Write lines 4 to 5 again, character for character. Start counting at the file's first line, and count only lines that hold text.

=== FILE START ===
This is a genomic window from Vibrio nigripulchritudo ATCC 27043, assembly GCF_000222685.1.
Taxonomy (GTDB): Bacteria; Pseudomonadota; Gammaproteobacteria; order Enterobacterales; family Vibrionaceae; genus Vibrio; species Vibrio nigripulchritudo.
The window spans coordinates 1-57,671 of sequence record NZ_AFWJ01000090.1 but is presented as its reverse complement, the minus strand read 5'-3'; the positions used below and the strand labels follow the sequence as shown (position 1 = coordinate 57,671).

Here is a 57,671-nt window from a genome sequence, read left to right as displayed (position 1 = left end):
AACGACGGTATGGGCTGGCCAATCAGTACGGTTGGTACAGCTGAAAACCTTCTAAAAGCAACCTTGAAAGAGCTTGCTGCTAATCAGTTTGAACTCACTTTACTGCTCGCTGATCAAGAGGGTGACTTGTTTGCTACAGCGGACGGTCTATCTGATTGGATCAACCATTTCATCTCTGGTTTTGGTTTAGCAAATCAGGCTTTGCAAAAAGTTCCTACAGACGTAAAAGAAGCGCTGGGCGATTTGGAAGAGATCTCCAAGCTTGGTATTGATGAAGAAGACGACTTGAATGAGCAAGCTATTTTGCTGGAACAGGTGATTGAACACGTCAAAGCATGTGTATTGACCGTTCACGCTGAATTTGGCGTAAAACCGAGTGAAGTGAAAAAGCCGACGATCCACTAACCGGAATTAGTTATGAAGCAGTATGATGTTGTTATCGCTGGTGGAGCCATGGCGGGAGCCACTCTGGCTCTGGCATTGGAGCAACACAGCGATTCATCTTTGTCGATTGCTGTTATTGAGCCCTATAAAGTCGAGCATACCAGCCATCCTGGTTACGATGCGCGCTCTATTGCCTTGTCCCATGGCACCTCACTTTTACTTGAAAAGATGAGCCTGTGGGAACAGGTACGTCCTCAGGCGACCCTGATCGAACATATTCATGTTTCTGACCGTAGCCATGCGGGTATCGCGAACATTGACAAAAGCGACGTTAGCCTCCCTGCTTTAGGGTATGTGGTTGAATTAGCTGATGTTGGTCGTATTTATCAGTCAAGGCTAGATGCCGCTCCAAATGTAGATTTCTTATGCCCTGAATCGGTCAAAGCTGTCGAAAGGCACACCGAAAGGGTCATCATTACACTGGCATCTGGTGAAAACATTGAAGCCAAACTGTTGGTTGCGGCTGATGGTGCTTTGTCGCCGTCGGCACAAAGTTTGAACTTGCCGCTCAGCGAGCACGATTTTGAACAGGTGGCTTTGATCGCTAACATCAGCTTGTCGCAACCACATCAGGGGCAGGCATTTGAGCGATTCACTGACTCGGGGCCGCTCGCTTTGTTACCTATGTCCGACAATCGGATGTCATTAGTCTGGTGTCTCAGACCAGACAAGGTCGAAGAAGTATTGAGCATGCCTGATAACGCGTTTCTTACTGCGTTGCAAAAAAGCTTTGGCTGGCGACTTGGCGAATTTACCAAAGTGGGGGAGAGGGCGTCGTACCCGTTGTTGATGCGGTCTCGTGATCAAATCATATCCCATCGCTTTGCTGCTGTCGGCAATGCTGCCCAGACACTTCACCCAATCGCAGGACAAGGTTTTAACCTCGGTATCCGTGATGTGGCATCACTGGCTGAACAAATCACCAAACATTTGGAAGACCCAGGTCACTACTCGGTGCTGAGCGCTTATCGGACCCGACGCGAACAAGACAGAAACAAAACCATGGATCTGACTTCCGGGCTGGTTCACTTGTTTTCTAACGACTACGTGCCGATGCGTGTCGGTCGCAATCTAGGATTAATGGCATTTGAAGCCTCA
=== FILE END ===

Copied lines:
Here is a 57,671-nt window from a genome sequence, read left to right as displayed (position 1 = left end):
AACGACGGTATGGGCTGGCCAATCAGTACGGTTGGTACAGCTGAAAACCTTCTAAAAGCAACCTTGAAAGAGCTTGCTGCTAATCAGTTTGAACTCACTTTACTGCTCGCTGATCAAGAGGGTGACTTGTTTGCTACAGCGGACGGTCTATCTGATTGGATCAACCATTTCATCTCTGGTTTTGGTTTAGCAAATCAGGCTTTGCAAAAAGTTCCTACAGACGTAAAAGAAGCGCTGGGCGATTTGGAAGAGATCTCCAAGCTTGGTATTGATGAAGAAGACGACTTGAATGAGCAAGCTATTTTGCTGGAACAGGTGATTGAACACGTCAAAGCATGTGTATTGACCGTTCACGCTGAATTTGGCGTAAAACCGAGTGAAGTGAAAAAGCCGACGATCCACTAACCGGAATTAGTTATGAAGCAGTATGATGTTGTTATCGCTGGTGGAGCCATGGCGGGAGCCACTCTGGCTCTGGCATTGGAGCAACACAGCGATTCATCTTTGTCGATTGCTGTTATTGAGCCCTATAAAGTCGAGCATACCAGCCATCCTGGTTACGATGCGCGCTCTATTGCCTTGTCCCATGGCACCTCACTTTTACTTGAAAAGATGAGCCTGTGGGAACAGGTACGTCCTCAGGCGACCCTGATCGAACATATTCATGTTTCTGACCGTAGCCATGCGGGTATCGCGAACATTGACAAAAGCGACGTTAGCCTCCCTGCTTTAGGGTATGTGGTTGAATTAGCTGATGTTGGTCGTATTTATCAGTCAAGGCTAGATGCCGCTCCAAATGTAGATTTCTTATGCCCTGAATCGGTCAAAGCTGTCGAAAGGCACACCGAAAGGGTCATCATTACACTGGCATCTGGTGAAAACATTGAAGCCAAACTGTTGGTTGCGGCTGATGGTGCTTTGTCGCCGTCGGCACAAAGTTTGAACTTGCCGCTCAGCGAGCACGATTTTGAACAGGTGGCTTTGATCGCTAACATCAGCTTGTCGCAACCACATCAGGGGCAGGCATTTGAGCGATTCACTGACTCGGGGCCGCTCGCTTTGTTACCTATGTCCGACAATCGGATGTCATTAGTCTGGTGTCTCAGACCAGACAAGGTCGAAGAAGTATTGAGCATGCCTGATAACGCGTTTCTTACTGCGTTGCAAAAAAGCTTTGGCTGGCGACTTGGCGAATTTACCAAAGTGGGGGAGAGGGCGTCGTACCCGTTGTTGATGCGGTCTCGTGATCAAATCATATCCCATCGCTTTGCTGCTGTCGGCAATGCTGCCCAGACACTTCACCCAATCGCAGGACAAGGTTTTAACCTCGGTATCCGTGATGTGGCATCACTGGCTGAACAAATCACCAAACATTTGGAAGACCCAGGTCACTACTCGGTGCTGAGCGCTTATCGGACCCGACGCGAACAAGACAGAAACAAAACCATGGATCTGACTTCCGGGCTGGTTCACTTGTTTTCTAACGACTACGTGCCGATGCGTGTCGGTCGCAATCTAGGATTAATGGCATTTGAAGCCTCA